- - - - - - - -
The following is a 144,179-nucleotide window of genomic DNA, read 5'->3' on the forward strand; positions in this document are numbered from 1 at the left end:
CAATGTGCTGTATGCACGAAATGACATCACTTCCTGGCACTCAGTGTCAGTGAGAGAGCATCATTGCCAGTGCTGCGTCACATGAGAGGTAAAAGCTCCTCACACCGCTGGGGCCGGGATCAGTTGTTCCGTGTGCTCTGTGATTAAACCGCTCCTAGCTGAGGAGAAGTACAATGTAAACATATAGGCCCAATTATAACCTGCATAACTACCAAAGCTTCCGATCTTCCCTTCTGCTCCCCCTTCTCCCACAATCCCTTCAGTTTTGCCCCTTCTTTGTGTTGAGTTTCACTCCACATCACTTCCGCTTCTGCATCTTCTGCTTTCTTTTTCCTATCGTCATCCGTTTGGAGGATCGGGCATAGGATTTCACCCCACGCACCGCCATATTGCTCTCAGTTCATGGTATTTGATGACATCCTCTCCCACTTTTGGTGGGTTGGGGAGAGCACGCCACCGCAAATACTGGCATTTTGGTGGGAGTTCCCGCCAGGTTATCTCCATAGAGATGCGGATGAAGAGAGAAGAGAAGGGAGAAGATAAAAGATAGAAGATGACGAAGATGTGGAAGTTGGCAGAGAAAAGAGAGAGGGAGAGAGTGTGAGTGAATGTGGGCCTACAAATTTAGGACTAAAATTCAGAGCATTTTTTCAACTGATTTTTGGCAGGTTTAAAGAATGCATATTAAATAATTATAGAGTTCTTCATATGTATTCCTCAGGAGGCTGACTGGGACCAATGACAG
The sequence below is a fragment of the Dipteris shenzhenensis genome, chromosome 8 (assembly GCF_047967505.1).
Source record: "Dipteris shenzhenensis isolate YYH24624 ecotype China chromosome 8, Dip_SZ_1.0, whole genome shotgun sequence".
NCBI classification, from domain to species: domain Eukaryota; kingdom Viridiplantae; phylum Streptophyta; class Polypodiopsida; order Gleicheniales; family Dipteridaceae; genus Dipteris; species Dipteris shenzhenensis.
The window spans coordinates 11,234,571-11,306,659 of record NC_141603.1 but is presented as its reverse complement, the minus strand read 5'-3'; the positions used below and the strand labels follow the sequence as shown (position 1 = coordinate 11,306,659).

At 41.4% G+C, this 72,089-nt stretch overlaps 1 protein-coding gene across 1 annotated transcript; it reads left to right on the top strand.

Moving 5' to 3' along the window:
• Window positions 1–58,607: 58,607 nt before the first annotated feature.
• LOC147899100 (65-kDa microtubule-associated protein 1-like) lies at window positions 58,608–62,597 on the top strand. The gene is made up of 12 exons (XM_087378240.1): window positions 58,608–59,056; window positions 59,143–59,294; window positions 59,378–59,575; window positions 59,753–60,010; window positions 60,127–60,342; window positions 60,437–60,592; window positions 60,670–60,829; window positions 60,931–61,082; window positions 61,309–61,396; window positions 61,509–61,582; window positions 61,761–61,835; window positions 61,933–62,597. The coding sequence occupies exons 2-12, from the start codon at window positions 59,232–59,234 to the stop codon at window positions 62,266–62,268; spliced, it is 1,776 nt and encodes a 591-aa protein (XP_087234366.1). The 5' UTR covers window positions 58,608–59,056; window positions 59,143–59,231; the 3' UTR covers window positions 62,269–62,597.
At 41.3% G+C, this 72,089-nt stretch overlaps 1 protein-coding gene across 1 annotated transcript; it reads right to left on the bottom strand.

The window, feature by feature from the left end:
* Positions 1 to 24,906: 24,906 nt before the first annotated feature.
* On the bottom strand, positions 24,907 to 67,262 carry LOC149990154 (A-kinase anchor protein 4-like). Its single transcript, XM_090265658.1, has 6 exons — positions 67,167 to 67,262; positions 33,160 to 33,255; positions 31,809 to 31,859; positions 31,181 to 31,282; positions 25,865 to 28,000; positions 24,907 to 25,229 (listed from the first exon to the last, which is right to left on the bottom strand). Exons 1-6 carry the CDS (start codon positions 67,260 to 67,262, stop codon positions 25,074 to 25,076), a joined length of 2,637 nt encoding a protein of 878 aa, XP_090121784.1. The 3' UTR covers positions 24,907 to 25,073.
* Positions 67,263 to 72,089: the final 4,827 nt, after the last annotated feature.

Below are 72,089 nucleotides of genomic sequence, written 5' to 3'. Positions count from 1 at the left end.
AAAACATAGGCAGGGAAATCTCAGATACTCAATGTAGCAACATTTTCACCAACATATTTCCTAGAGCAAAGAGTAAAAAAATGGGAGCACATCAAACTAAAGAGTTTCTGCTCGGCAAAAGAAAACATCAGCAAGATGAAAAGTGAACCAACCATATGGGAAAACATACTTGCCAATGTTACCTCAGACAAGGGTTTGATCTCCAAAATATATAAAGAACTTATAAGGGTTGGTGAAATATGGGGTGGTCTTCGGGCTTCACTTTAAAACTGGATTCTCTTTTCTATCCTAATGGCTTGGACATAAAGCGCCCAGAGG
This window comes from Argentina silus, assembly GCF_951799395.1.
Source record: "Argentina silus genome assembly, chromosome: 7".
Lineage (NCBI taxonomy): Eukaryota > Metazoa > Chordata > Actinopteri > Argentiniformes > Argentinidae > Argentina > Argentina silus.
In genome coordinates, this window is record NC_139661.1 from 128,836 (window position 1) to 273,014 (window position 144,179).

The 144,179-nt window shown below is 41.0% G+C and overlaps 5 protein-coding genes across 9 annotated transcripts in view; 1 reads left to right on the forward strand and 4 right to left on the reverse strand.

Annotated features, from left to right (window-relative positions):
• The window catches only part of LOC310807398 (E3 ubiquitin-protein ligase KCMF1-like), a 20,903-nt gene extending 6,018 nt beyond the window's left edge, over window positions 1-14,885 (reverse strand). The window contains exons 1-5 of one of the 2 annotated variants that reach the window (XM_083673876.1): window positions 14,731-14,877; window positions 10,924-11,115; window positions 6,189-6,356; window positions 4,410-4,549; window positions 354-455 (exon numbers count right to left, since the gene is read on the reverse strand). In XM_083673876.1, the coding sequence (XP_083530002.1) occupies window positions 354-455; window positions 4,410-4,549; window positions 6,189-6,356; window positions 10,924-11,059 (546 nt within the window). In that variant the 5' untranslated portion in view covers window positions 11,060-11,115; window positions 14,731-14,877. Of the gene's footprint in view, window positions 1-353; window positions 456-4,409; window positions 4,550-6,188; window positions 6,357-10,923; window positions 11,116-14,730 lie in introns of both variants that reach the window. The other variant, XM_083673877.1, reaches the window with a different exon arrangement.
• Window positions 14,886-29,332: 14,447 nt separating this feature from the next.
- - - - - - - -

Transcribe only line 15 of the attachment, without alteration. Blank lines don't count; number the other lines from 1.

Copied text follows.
* Positions 67,263 to 72,089: the final 4,827 nt, after the last annotated feature.